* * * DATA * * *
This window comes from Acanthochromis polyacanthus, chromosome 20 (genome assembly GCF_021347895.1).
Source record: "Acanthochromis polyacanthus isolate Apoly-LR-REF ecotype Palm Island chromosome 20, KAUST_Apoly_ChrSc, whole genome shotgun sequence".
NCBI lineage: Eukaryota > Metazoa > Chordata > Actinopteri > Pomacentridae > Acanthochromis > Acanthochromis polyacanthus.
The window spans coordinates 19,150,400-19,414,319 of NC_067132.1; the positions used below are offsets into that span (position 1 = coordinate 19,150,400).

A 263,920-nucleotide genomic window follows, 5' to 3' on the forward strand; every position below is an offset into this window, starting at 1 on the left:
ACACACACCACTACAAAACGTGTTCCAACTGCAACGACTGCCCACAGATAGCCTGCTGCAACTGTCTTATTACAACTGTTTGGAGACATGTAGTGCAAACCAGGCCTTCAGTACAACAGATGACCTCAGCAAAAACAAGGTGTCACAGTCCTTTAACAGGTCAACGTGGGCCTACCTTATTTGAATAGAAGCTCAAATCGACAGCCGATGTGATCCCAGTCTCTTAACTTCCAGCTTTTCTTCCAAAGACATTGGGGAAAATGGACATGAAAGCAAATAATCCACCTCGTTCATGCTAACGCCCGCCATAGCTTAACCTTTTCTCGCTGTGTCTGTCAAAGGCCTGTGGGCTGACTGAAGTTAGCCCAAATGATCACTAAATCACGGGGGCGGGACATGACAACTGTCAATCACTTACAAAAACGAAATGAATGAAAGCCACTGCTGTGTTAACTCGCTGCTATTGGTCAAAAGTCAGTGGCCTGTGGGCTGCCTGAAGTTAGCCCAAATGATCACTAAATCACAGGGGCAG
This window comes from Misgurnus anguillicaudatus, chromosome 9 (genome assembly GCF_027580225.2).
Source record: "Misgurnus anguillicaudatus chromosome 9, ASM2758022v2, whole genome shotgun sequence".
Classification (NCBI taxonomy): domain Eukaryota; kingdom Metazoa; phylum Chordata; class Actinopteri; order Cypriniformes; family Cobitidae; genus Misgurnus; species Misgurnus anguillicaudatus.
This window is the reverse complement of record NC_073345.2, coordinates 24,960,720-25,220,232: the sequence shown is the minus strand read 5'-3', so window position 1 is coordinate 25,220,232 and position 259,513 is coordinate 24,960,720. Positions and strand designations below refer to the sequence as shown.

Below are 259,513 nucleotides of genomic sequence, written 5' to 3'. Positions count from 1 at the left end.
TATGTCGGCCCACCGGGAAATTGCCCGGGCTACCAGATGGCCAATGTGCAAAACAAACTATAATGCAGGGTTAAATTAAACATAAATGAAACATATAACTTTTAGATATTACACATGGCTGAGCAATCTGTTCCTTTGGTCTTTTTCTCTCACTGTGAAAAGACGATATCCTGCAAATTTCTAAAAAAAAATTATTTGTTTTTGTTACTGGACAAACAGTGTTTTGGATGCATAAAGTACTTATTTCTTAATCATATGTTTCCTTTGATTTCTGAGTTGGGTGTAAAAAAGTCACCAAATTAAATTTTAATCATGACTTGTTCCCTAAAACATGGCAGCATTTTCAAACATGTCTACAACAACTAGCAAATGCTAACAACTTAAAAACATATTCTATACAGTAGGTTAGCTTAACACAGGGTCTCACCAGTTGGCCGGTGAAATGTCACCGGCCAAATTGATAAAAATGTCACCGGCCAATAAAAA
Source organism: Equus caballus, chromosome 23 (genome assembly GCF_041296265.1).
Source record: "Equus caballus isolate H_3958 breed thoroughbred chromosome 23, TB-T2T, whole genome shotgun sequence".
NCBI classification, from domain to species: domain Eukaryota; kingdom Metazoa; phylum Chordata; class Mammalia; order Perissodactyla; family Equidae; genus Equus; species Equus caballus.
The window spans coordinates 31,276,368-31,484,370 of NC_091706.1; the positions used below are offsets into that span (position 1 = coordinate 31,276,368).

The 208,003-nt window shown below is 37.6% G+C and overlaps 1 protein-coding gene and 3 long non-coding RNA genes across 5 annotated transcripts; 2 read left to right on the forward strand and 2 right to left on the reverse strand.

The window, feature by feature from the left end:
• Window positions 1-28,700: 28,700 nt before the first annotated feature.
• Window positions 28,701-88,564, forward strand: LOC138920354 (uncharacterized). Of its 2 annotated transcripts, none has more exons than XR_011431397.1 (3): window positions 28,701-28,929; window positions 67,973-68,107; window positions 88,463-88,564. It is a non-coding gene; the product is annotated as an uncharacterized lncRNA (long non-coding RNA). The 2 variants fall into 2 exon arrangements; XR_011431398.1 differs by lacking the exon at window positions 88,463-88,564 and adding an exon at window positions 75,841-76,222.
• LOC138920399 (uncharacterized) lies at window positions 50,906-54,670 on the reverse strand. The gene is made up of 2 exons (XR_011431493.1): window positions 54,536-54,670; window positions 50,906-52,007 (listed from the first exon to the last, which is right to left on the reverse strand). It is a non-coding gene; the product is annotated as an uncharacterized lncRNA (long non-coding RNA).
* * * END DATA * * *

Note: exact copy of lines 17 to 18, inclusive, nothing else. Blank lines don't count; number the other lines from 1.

The 208,003-nt window shown below is 37.6% G+C and overlaps 1 protein-coding gene and 3 long non-coding RNA genes across 5 annotated transcripts; 2 read left to right on the forward strand and 2 right to left on the reverse strand.

The window, feature by feature from the left end: